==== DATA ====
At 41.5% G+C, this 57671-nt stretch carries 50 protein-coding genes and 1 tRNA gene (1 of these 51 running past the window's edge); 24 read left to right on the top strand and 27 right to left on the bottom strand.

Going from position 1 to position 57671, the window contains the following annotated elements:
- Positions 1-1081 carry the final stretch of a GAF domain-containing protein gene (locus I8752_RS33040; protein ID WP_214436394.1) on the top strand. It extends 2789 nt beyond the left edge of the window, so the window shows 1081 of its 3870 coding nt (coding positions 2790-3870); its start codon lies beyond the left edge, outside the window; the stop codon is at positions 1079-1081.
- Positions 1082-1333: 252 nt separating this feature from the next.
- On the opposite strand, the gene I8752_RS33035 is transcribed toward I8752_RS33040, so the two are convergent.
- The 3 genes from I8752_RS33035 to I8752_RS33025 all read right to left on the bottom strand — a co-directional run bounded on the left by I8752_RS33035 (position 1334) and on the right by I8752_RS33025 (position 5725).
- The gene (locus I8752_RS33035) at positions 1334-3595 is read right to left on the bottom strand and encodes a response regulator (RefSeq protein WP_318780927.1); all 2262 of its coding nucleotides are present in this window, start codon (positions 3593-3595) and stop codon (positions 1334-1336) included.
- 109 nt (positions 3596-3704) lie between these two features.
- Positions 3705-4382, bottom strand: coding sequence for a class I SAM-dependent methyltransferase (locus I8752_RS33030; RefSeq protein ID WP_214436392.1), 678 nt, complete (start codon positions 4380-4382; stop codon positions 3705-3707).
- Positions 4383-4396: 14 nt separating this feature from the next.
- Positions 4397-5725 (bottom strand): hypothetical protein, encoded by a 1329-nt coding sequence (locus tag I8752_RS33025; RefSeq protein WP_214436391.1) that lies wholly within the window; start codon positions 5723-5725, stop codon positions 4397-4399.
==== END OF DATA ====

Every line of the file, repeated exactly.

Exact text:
At 41.5% G+C, this 57671-nt stretch carries 50 protein-coding genes and 1 tRNA gene (1 of these 51 running past the window's edge); 24 read left to right on the top strand and 27 right to left on the bottom strand.

Going from position 1 to position 57671, the window contains the following annotated elements:
- Positions 1-1081 carry the final stretch of a GAF domain-containing protein gene (locus I8752_RS33040; protein ID WP_214436394.1) on the top strand. It extends 2789 nt beyond the left edge of the window, so the window shows 1081 of its 3870 coding nt (coding positions 2790-3870); its start codon lies beyond the left edge, outside the window; the stop codon is at positions 1079-1081.
- Positions 1082-1333: 252 nt separating this feature from the next.
- On the opposite strand, the gene I8752_RS33035 is transcribed toward I8752_RS33040, so the two are convergent.
- The 3 genes from I8752_RS33035 to I8752_RS33025 all read right to left on the bottom strand — a co-directional run bounded on the left by I8752_RS33035 (position 1334) and on the right by I8752_RS33025 (position 5725).
- The gene (locus I8752_RS33035) at positions 1334-3595 is read right to left on the bottom strand and encodes a response regulator (RefSeq protein WP_318780927.1); all 2262 of its coding nucleotides are present in this window, start codon (positions 3593-3595) and stop codon (positions 1334-1336) included.
- 109 nt (positions 3596-3704) lie between these two features.
- Positions 3705-4382, bottom strand: coding sequence for a class I SAM-dependent methyltransferase (locus I8752_RS33030; RefSeq protein ID WP_214436392.1), 678 nt, complete (start codon positions 4380-4382; stop codon positions 3705-3707).
- Positions 4383-4396: 14 nt separating this feature from the next.
- Positions 4397-5725 (bottom strand): hypothetical protein, encoded by a 1329-nt coding sequence (locus tag I8752_RS33025; RefSeq protein WP_214436391.1) that lies wholly within the window; start codon positions 5723-5725, stop codon positions 4397-4399.